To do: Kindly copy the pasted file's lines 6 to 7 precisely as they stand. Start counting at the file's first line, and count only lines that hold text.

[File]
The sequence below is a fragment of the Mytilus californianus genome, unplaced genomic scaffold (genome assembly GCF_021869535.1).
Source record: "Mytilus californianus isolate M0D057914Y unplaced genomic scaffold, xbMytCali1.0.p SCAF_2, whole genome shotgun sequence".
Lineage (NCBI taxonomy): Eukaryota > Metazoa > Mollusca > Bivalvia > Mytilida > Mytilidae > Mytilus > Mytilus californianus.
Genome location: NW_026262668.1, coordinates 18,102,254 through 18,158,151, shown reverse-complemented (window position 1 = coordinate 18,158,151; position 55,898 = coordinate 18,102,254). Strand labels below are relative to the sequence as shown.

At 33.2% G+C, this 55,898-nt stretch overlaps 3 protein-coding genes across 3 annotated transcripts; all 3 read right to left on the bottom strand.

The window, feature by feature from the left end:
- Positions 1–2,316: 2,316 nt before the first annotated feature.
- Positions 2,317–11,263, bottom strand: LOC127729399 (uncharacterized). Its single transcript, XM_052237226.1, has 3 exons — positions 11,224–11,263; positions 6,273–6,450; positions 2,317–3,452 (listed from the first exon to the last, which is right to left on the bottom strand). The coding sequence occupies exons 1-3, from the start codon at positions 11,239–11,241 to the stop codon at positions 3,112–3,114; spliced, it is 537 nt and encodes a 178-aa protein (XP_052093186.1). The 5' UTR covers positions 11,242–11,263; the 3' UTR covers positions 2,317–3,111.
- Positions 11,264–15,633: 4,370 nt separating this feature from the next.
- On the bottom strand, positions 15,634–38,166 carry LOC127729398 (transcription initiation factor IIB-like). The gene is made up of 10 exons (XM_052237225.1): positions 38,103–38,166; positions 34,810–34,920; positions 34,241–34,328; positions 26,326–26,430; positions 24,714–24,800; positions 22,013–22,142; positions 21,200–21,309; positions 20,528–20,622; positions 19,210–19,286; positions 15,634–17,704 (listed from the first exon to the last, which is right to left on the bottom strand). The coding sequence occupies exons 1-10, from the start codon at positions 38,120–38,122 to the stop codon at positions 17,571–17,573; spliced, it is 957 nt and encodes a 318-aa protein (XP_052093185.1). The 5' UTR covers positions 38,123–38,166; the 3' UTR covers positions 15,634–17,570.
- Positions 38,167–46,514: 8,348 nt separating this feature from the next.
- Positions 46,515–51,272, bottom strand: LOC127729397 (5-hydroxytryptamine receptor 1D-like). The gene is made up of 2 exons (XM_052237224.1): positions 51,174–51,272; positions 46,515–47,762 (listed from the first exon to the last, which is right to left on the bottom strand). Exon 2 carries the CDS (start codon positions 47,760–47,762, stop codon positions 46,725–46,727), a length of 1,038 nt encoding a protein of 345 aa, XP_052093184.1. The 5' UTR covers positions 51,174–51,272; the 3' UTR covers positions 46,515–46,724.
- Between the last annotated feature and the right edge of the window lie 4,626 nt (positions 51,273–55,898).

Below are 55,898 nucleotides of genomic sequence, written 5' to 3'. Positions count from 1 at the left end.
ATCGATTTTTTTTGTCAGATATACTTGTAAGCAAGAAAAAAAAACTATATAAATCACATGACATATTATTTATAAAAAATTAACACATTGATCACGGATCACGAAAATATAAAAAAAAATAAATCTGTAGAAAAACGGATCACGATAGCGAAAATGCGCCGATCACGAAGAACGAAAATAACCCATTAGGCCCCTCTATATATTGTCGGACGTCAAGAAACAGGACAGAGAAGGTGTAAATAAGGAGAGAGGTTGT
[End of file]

The window, feature by feature from the left end:
- Positions 1–2,316: 2,316 nt before the first annotated feature.